‘Family Entertainment’ with Violence, Crime and Sleaze


I do have to ask myself, given my progressive ideals – pacifism being a major one – why I can enjoy entertainment with violence as a major skein. This occurred to me as I was about to watch a recent episode of Showtime’s Ray Donovan, which recently completed its fourth season.

Donovan is a Hollywood fixer for hire who sometimes resorts to violence to get his jobs done. He always done so with an air of regret but a determination to achieve his goals. The show isn’t easy watching if violence disturbs or offends you. But violence, crime and sleaze are sadly facts of life, and kindling if not fuel for compelling drama.

And those elements add up to one of the finest original crime shows ever, seen on its home network Showtime and now other digital TV providers. It’s not easy viewing, but it’s undoubtably gripping and satisfying entertainment that’s become my current favorite Sunday night premium cable channel offering, standing head to shoulder with such monumental series as The Sopranos, The Wire and at least the first season of True Detective. (As an aside, I must say that I rate that last show’s second season much higher than the severe drubbing it got from critics).

Liev Schreiber shines as the show’s titular antihero. And like all great flawed dramatic characters that fall under that rubric, he does have his own strong and in a perverse way admirable moral code. I’d sum it by borrowing a line that resonates for me in the song “Absolutely Sweet Marie” by Bob Dylan: “To live outside the law you must be honest.”

One characteristic that I find is a major skein in all the best TV dramas is family. And Ray Donovan is no exception.

The Donovans are Boston Catholic shanty Irish who have carried with them to Southern California much of the baggage that can afflict those of that background: crime, jail, sexual abuse by priests and family suicide. These elements do provide a backstory that leads into pungent family drama. The show’s milieu of both the powerful and elite in Los Angeles and the city’s underworld are shared with many great artistic and entertainment works, most notably by way of a complimentary reference in Ray Donovan to the pioneering hard-boiled detective fiction of Raymond Chandler.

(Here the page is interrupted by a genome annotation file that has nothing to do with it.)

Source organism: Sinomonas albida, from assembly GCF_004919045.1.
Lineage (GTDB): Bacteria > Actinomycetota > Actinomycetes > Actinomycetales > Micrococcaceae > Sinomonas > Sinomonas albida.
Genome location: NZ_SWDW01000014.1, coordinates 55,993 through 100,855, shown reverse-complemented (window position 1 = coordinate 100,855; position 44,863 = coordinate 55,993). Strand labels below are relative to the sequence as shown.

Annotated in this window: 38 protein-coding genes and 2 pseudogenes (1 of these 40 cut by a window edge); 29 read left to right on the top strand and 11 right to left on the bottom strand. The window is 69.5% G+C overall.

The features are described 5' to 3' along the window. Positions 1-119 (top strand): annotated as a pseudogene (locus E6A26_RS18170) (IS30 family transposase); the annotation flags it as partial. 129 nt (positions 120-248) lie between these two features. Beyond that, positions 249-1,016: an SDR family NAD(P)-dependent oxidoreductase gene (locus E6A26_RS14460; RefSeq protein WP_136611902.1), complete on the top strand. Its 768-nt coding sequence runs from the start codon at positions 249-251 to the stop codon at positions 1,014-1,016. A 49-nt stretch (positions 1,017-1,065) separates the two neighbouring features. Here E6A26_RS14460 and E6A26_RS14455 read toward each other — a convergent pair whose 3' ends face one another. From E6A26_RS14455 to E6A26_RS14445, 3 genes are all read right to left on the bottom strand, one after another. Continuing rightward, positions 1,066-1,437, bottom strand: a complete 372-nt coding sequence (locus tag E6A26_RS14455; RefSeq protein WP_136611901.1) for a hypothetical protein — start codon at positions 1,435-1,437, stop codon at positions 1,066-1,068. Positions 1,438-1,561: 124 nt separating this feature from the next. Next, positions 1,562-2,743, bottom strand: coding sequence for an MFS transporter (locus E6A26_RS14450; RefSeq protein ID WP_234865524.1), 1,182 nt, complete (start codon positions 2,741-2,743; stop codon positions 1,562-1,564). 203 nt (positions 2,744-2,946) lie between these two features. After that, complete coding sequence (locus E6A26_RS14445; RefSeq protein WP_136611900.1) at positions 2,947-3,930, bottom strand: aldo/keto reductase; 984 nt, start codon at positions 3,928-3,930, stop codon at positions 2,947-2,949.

And the show illuminates how family can be both a blessing as well as a source of almost inescapable curses.

Then there’s the matter of Jon Voight, a notoriously rabid right winger who plays Donovan’s scheming and slippery father. I interviewed Voight in the early ’80s, and it was one of the most near-inspiring hours I’ve spent with a creative talent among the many hundreds I’ve done. The man was, to say the least, intense. But unlike so many in the entertainment game I’ve spoken with, he was eager to really engage with me. I appreciate that.

He also insisted that I had to read the book he was reading at the time: The Last Temptation of Christ. It was many years later that I finally did so. I am certain that my take on it differs greatly from Voight’s. But he was correct that it’s more or less required reading for any literate soul.

I also know and have worked with Voight’s brother, singer-songwriter Chip Taylor, a fine fellow who I can be sure isn’t going to vote for Trump. But as too many of have found, we have close relatives who have bought into The Donald’s con job. His daughter Angelina Jolie’s fervent work for many good causes – especially the plight of children in under- and undeveloped nations – do provide some kind of karmic counterweight.

And his work in the series are such a tour de force for this acclaimed actor that I simply can’t let his politics blemish how much his work delights and even stuns me. As Mickey Donovan, the paterfamilias of Ray’s clan that brings little else but major complications into his son’s life, he delivers not just the performances of his now long lifetime.

As Ray Donovan has wrapped up its fourth season and was renewed for its fifth, it’s a fine time to delve in, catch up, and likely find yourself as captivated as I am. The series is certifiably can’t miss TV, and gritty contemporary storytelling that’s nonetheless high art.

Populist Picks

Documentary Film: Trinidad – The small Western Colorado town of this movie’s title is the world capital of sex-change operations. With a brimming sensitivity to the currently major and to some hot-button matter of transgenderism, this fascinating doc examines the issue of gender orientation and it personal and social implications via the community at large and such individuals as the post-op transsexual doctor who performs and has perfected the operations. Evocative and important viewing.

Documentary Film: Song Of The South: Duane Allman And The Rise Of The Allman Brothers – At first blush this may seem your typical TV telling of a rock’n’roll band’s story with the usual talking heads and live performance clips. But the story itself and the group’s musical and cultural significance along with largely insightful commentary by those who knew and worked with the band alongside analysis by music critics raises this music doc above the rabble.

Book: Becoming Elektra: The True Story of Jac Holzman’s Visionary Record Label by Mick Houghton – Within this coffee table-sized paperback history of the record company that brought artists like Phil Ochs, Judy Collins, The Doors, Butterfield Blues Band The Stooges and a number of other notable acts to the public one finds a rich cultural history and visual delights galore. Well worth searching out for music buffs.

Rob Patterson is a music and entertainment writer in Austin, Texas. Email orca@prismnet.com.

From The Progressive Populist, November 1, 2016


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